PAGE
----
RAS stands for Row Address Strobe. This is the last number in our example, i.e. 8. There is a delay between requesting of data and actual issue or a pre-charge command. This difference is basically the amount of clock cycles spent in order to access a certain row of data in memory. This delay between data request and pre-charge is called RAS or active to pre-charge delay.
A paradoxical situation-with one solution -bump up the clock speeds further. And DDR2 has exactly done that, delivering 667 MHz and 800 MHz, with 1066 MHz promised in the near future.
DDR2 memory offers more bandwidth than other existing memories. Power consumption wise DDR2 is the hands-down winner, with a 1.8V operating voltage as compared to the 2.5 that DDR requires. Also DDR2 offers higher density due to the FBGA package. In DDR2 signal integrity is high. Noise is less since mirror signals are avoided. Due to low inductance high speed can be achieved with high reliability.
All these make DDR2 the best memory available now.
13. FUTURE SCOPE
Generally, DDR2 is expected to have little competition in main computer memory sector. However, there are three alternatives:
The first is Rambus XDR DRAM (eXtreme Data Rate DRAM). This technology can achieve very high clock speeds, but Rambus has been virtually disowned by IBM PC compatible chipset makers, and it is considered more likely that XDR will find use in set-top appliances and the like. Sony has selected XDR for use in PlayStation 3.
Next is Kentron Quad Band Memory (QBM), which uses DDR modules with effectively two channels routed to the module. This was briefly supported by VIA, but they have dropped support for the technology, and there are doubts about Kentron's commercial viability.
The third alternative is Quad Data Rate SDRAM (QDR), which is considered the natural successor to DDR technologies (DDR2 uses some QDR transfer methods, though is still very much based on DDR technology). However, QDR is not currently considered to be even a remotely viable product due to high production costs and poor speeds currently achieved by such modules - most barely achieve 66 MHz (266 MHz effective), and the technology may not be viable until late in the decade.Many new chipsets use these memory types in dual-channel or even quad channel configurations, which doubles or quadruples the effective bandwidth.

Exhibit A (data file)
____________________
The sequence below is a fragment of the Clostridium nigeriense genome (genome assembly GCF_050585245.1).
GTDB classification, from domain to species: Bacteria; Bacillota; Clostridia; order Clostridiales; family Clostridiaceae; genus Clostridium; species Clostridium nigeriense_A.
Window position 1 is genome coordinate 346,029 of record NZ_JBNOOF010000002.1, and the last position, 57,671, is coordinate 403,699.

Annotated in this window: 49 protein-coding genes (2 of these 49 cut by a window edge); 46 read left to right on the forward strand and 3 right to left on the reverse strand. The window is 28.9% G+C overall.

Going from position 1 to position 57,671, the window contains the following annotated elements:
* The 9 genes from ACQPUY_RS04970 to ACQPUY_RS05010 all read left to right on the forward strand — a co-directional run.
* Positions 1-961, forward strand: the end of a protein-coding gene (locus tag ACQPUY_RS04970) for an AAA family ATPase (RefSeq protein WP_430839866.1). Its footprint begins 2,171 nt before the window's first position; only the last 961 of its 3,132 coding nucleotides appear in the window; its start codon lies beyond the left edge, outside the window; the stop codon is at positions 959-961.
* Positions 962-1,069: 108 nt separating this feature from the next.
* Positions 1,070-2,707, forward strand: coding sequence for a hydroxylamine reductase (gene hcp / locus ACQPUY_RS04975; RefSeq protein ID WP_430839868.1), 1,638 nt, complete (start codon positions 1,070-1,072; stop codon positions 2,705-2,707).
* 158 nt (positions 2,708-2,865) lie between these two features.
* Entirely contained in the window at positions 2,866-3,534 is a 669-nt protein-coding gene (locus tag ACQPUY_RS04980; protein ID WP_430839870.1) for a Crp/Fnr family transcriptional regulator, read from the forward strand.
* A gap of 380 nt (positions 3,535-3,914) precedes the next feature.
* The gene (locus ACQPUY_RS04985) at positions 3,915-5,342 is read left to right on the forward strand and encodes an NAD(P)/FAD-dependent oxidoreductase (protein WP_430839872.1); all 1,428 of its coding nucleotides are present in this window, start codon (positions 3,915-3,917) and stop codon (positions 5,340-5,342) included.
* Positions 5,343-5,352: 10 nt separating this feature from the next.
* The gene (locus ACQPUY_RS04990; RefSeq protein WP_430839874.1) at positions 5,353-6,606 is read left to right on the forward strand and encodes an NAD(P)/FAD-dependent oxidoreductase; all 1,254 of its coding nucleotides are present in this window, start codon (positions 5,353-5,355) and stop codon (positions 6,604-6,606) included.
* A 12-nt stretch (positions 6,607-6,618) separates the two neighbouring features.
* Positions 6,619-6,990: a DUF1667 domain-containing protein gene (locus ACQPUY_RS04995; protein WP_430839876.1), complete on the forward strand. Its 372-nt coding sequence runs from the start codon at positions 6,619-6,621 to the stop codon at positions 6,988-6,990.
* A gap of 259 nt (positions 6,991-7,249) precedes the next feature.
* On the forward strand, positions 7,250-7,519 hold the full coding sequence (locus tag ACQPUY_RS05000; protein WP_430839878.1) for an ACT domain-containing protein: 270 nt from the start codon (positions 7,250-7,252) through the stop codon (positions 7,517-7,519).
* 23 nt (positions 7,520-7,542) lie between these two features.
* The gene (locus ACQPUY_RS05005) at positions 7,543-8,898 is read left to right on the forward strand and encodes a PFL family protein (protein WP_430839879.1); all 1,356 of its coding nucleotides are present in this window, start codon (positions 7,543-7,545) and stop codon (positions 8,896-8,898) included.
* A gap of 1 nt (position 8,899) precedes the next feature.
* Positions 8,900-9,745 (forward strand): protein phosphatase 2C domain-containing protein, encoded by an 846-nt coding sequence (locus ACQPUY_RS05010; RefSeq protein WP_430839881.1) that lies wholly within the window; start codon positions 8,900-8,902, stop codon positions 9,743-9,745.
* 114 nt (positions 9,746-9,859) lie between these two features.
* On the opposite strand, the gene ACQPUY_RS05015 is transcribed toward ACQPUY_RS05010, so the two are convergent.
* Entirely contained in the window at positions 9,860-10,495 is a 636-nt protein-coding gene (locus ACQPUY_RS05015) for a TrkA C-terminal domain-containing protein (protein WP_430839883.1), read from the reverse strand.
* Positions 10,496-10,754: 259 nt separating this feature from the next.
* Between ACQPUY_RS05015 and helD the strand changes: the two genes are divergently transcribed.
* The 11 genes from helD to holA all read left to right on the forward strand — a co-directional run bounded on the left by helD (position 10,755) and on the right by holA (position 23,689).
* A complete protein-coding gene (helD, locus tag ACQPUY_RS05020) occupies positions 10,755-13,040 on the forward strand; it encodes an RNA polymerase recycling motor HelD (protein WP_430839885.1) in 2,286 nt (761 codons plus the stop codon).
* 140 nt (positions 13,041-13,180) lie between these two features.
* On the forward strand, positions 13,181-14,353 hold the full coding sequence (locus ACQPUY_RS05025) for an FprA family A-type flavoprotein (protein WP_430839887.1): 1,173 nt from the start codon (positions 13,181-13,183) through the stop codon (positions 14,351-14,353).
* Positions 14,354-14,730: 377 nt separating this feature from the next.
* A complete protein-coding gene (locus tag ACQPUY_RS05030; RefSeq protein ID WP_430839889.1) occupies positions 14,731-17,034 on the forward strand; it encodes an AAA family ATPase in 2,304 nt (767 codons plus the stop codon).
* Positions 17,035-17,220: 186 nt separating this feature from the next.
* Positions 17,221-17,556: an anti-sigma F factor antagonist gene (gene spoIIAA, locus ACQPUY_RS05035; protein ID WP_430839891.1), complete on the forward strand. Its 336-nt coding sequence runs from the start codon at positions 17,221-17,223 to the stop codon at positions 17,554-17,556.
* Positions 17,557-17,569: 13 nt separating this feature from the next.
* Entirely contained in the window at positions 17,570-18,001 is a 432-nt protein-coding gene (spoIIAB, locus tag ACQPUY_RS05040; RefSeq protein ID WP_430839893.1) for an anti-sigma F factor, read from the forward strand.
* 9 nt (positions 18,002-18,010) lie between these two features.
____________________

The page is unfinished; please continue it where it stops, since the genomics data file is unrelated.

JEDEC (Joint Electron Device Engineering Council) is also trying to develop and standardize DDR3 & DDR4.
1. Digit Magazine -August 2006
3. http://www.micron .com
1. INTRODUCTION 1
2. NEED FOR FASTER MEMORY 2
3. HISTORY 4
4. DDR2-SDRAM BASIC CONCEPTS 5
4.1) SDRAM 5
4.2) DDR & DUAL CHANNEL ARCHITECTURE 6
5. SPECIFICATION STANDARDS 7
6. 4-BIT PREFETCH 8
7. ON DIE TERMINATION 9
8 OFF-CHIP DRIVER CALIBRATION 10
9 POSTED CAS & ADDITIVE LATENCY 12
10 FINE-PITCH BALL GRID ARRAY 13
11. DISADVANTAGE - LATENCY 14
12 CONCLUSION 16
13 FUTURE SCOPE 17
14 BIBLIOGRAPHY 18
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SDRAM.doc (Size: 101.5 KB / Downloads: 58)
DDR2 SDRAM is a double data rate synchronous dynamic random access memory interface. It supersedes the original DDR SDRAM specification and the two are not compatible. In addition to double pumping the data bus as in DDR SDRAM (transferring data on the rising and falling edges of the bus clock signal), DDR2 allows higher bus speed and requires lower power by running the internal clock at one quarter the speed of the data bus. The two factors combine to require a total of 4 data transfers per internal clock cycle.
With data being transferred 64 bits at a time, DDR2 SDRAM gives a transfer rate of (memory clock rate) Ãƒâ€” 2 (for bus clock multiplier) Ãƒâ€” 2 (for dual rate) Ãƒâ€” 64 (number of bits transferred) / 8 (number of bits/byte). Thus with a memory clock frequency of 100 MHz, DDR2 SDRAM gives a maximum transfer rate of 3200 MB/s.
Since the DDR2 clock runs at half the DDR clock rate, DDR2 memory operating at the same external data bus clock rate as DDR will provide the same bandwidth but with higher latency, resulting in inferior performance. Alternatively, DDR2 memory operating at twice the external data bus clock rate as DDR may provide twice the bandwidth with the same latency. The best-rated DDR2 memory modules are at least twice as fast as the best-rated DDR memory modules.
Like all SDRAM implementations, DDR2 stores memory in memory cells that are activated with the use of a clock signal to synchronize their operation with an external data bus. Like DDR before it, the DDR2 I/O buffer transfers data both on the rising and falling edge of the clock (a technique called "double pumping"). The key difference between DDR and DDR2 is that for DDR2 the memory cells are clocked at 1 quarter (rather than half) the rate of the bus. This requires a 4 bit deep prefetch queue, but, without changing the memory cells themselves, DDR2 can effectively operate at twice the bus speed of DDR.
DDR2's bus frequency is boosted by electrical interface improvements, on-die termination, prefetch buffers and off-chip drivers. However, latency is greatly increased as a trade-off. The DDR2 prefetch buffer is 4 bits deep, whereas it is 2 bits deep for DDR and 8 bits deep for DDR3. While DDR SDRAM has typical read latencies of between 2 and 3 bus cycles, DDR2 may have read latencies between 4 and 6 cycles. Thus, DDR2 memory must be operated at twice the data rate to achieve the same latency.
Another cost of the increased bandwidth is the requirement that the chips are packaged in a more expensive and more difficult to assemble BGA package as compared to the TSSOP package of the previous memory generations such as DDR SDRAM and SDR SDRAM. This packaging change was necessary to maintain signal integrity at higher bus speeds.